- PepsiCo is withdrawing lawsuits against Indian farmers whom the food conglomerate, which makes Lay's chips, said were violating its rights over a type of potato.
- The suits had sought payments of $143,000 from each farmer, who operate small farms.
- Pepsi had previously offered to end the case provided that farmers joined its authorized cultivation program.
PepsiCo, which counts potato chip brand Lays among its many products, is abandoning litigation against four Indian potato farmers it claimed were growing a type of spud the food conglomerate owned the rights to. The decision to back down followed talks with Indian officials, and comes midway through a 39-day general election in which rural issues could come into play.
"After discussions with the government, the company has agreed to withdraw cases against farmers. We are relying on the said discussions to find a long term and an amicable resolution of all issues around seed protection," a spokesperson for PepsiCo India said by email.
The U.S. company's India subsidiary filed lawsuits against the farmers last month, with a court in the Indian state of Gujaret holding a hearing on the matter last week, according to published reports. PepsiCo, with nearly $65 billion in global food and beverage revenue last year, reportedly sought 10 million rupees, or $143,000, from each farmer, who operate farms of a few acres each.
"The company was compelled to take the judicial recourse as a last resort to safeguard the larger interest of thousands of farmers that are engaged with its collaborative potato farming program," the company explained at the time.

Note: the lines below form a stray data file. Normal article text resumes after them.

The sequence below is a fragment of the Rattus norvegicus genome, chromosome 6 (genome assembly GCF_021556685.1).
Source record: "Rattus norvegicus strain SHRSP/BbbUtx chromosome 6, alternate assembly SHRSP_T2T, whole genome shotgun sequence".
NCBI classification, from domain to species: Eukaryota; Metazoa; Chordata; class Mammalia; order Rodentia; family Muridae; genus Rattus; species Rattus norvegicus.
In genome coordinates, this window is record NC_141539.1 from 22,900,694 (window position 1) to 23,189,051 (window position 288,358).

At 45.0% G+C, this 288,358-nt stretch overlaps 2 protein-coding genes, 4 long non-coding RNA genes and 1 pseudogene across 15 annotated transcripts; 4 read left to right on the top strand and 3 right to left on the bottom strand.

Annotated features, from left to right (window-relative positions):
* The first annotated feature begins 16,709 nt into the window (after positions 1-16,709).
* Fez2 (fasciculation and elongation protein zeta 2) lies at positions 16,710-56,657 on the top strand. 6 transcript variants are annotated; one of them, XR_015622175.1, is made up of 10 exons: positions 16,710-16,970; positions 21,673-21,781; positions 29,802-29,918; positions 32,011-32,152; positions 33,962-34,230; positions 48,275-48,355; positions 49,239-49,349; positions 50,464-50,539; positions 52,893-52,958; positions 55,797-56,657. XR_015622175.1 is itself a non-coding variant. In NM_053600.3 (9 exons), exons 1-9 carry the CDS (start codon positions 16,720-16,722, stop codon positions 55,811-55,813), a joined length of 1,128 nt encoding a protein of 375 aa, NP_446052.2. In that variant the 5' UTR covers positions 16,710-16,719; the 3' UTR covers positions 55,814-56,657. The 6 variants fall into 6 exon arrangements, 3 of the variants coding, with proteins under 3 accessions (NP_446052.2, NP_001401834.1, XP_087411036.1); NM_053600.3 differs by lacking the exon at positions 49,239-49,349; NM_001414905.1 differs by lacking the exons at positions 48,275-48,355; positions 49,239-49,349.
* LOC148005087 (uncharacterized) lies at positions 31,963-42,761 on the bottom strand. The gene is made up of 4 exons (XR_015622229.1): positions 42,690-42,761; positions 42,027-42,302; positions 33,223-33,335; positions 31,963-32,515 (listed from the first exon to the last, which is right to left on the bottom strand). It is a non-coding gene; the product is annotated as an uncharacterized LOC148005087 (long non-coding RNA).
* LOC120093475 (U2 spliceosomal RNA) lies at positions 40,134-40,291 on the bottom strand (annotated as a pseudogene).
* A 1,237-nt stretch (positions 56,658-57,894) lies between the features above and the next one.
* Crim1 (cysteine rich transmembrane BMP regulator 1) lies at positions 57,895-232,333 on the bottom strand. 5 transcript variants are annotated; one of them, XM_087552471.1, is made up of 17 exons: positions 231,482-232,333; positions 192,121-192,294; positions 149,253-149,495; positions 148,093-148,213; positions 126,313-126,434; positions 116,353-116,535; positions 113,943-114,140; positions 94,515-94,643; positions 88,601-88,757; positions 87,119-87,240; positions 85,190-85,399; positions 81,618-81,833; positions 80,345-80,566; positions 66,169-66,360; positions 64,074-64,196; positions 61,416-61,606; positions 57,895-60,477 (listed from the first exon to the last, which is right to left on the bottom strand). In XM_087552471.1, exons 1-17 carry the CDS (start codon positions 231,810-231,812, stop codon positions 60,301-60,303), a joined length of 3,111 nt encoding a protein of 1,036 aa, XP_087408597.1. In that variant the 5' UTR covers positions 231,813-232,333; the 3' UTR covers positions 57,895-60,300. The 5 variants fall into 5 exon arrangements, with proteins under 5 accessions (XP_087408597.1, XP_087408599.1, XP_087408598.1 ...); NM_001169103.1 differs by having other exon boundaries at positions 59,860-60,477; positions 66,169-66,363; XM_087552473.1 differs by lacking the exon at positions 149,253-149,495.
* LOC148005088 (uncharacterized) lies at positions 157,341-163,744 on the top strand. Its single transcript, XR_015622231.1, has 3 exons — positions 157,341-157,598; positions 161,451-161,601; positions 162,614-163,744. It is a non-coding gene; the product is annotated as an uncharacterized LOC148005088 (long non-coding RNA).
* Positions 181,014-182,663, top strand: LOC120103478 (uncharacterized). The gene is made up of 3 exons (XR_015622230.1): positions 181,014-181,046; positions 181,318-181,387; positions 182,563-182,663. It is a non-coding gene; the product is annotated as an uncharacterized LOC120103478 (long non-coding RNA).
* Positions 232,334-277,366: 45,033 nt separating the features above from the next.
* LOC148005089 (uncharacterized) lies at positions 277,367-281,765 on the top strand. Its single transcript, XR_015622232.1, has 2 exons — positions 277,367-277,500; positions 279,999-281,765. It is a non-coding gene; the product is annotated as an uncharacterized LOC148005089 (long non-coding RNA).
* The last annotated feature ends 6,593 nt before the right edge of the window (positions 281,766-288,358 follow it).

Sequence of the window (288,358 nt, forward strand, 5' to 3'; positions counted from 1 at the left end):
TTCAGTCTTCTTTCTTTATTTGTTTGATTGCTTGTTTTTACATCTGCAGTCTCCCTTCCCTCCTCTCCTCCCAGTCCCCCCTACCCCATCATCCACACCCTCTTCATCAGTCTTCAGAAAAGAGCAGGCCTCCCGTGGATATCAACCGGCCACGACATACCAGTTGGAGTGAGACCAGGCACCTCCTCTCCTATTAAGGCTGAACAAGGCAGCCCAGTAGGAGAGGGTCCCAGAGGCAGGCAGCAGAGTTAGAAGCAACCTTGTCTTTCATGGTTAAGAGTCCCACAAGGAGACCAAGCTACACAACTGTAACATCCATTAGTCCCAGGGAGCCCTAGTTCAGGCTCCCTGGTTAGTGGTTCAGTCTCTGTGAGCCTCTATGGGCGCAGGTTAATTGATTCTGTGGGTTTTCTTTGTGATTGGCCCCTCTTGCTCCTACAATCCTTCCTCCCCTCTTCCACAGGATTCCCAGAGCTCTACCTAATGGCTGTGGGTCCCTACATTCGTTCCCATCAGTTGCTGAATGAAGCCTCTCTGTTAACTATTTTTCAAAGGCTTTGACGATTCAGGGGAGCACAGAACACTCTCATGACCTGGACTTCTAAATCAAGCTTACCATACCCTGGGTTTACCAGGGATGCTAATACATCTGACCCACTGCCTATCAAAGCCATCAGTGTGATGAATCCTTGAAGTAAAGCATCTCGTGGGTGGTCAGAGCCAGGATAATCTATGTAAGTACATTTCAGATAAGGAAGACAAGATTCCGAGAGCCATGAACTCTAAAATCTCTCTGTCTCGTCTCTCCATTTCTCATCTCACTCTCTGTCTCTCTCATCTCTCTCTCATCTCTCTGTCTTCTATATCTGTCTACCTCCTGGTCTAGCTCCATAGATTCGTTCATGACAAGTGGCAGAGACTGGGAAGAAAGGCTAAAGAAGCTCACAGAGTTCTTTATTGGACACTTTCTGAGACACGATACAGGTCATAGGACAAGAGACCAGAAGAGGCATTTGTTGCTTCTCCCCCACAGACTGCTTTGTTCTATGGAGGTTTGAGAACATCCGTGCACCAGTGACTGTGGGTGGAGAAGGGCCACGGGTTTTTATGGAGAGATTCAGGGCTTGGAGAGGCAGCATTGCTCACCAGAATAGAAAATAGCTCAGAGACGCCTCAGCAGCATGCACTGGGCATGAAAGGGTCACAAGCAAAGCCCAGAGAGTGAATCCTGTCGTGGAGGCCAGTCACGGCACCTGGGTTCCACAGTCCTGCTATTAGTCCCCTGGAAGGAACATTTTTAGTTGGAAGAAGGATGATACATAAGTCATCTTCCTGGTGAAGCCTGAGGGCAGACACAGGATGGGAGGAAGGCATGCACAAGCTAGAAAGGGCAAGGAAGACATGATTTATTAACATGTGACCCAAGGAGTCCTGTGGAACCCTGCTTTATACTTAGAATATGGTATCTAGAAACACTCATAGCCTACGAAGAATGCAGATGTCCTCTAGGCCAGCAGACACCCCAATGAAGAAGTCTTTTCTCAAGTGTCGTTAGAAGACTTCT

Activists decry "legal harassment"
PepsiCo had previously offered to withdraw the case so long as the farmers agreed to join its authorized cultivation program. It said farmers that didn't want to sign on to its program could sign an agreement and grow other types of potatoes, the PepsiCo spokesperson added.
Farmers' groups and activists in India had urged their government to intervene, saying their rights to grow and sell registered crops are protected under the country's agricultural laws.
In a letter to the India's Ministry of Agriculture, 194 activists called the lawsuit from the food and beverage giant "false and untenable," according to India Today. "We believe that the intimidation and legal harassment of farmers is happening because farmers are not fully aware of (their) rights," they wrote.
PepsiCo has been a presence in India for 30 years.
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